LGMA leads way to take prevention action
Since the consumer advisory was first issued on Nov. 21, 2019 California leafy greens growers have taken action to prevent future outbreaks.
“The industry is enforcing upon themselves even more stringent food safety requirements than were previously in place through the Leafy Greens Marketing Agreement,” said Scott Horsfall, CEO if the California Leafy Greens Marketing Agreement (LGMA), a food safety program established in 2007 to address food safety issues concerning leafy greens.
“We need to prevent this from happening again,” said Steve Church of Church Brothers, a leading producer of romaine lettuce and a member of the board of the California LGMA. “These outbreaks are devastating to our industry as well as to consumers and they absolutely must stop.”
At a recent meeting of the LGMA, leaders from throughout the California leafy greens community agreed it is industry’s responsibility to strengthen their mandatory food safety practices even further.
“We have to take control of our own destiny,” said Dan Sutton, a leafy greens producer who serves as Chairman of the LGMA. “The LGMA exits to establish food safety standards for farming leafy greens. We need a focused industry-wide effort to figure out what’s happening in the environment where we farm. The members of the LGMA are committed to making real changes to improve the safety of our product.”
The LGMA acknowledged all of the work being done by FDA to help determine the exact cause of recent outbreaks. Details of the investigation are outlined in today’s statement but, to date, investigators have been unable to determine the source of the outbreaks.
According to the FDA, “Our investigation is ongoing, and we are doing everything possible to find the source or sources of contamination. The investigation into how this contamination occurred is important, so romaine growers can implement measures that will prevent future contamination and illnesses.”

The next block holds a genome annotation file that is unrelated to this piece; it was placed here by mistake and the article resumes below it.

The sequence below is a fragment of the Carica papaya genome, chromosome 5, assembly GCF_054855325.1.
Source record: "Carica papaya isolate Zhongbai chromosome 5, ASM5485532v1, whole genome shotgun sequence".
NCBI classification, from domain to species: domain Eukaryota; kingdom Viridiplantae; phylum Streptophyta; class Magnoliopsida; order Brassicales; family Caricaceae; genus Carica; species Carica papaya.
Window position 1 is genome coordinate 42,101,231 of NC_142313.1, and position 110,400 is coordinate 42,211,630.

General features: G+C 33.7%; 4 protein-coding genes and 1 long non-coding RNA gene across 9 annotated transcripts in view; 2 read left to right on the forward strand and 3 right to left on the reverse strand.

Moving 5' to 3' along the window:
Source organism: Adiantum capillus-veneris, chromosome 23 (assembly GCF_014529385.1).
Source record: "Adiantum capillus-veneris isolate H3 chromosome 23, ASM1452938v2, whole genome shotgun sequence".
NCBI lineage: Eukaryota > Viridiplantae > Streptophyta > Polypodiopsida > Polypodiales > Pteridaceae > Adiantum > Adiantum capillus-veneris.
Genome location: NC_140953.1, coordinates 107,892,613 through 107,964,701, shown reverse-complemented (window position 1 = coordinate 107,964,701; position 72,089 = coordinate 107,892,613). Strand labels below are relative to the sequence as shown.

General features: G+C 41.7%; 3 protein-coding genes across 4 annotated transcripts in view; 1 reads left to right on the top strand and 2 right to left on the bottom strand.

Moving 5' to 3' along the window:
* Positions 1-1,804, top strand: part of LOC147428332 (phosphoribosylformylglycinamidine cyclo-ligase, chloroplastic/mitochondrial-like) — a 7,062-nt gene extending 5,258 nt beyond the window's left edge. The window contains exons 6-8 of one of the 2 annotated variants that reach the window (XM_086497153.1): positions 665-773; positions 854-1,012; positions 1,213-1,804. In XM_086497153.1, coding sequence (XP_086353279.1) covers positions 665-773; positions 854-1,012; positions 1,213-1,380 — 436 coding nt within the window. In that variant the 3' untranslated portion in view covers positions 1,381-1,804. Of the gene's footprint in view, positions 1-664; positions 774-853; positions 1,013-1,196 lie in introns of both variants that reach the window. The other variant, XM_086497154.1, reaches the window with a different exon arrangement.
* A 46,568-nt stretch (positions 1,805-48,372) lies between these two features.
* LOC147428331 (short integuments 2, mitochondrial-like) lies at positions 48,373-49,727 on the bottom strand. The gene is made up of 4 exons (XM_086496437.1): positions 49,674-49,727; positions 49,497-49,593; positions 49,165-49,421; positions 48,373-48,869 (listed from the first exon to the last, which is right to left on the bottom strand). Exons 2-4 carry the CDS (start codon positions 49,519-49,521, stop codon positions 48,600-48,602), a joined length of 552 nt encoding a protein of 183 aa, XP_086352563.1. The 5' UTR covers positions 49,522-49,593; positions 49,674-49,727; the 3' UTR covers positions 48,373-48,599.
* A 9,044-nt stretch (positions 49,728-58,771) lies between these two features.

“The leafy greens community is extremely motivated to get to the bottom of this and we want to be more involved,” said Jan Berk of San Miguel Produce who serves as vice-chairman of the LGMA. “The FDA investigators are not farmers. They don’t know what’s going on in our fields the way we do. We are the ones who need to fix this.”
Work is already underway to do just that.
“The LGMA is currently conducting a systematic overhaul of the food safety practices included in our program,” explained Horsfall. “We’re working with our industry partner Western Growers to conduct an open, transparent review of the required food safety practices under the LGMA. We will be bringing in outside expertise so that we can incorporate new knowledge and research.”
Additionally, a special meeting hosted by the California Department of Food and Agriculture (CDFA) is being planned for February 4 in Salinas. Growers are being invited to participate in a discussion about research opportunities available through a broad study that will monitor environmental conditions in California that may be contributing to outbreaks.
“Our goal is to work in conjunction with leafy greens growers and with the U.S. FDA to resolve the problems that continue to impact romaine,” said CDFA Secretary Karen Ross. “The LGMA and the entire leafy greens industry has been extremely cooperative in these efforts. We all want to see an end to these outbreaks so that consumers can have confidence in eating leafy greens. We owe this to our consumers and to our growers.”
Horsfall emphasized that actions being taken by the LGMA demonstrate the industry’s commitment to making changes in their food safety practices.
“The benefit of the LGMA system is that when we make changes to our requirements, they are implemented on thousands of farms that produce over 90 percent of leafy greens grown in the U.S,” he said. “Government auditors will then verify growers are following the new practices through mandatory government audits. No other food safety program in the world has this capability.”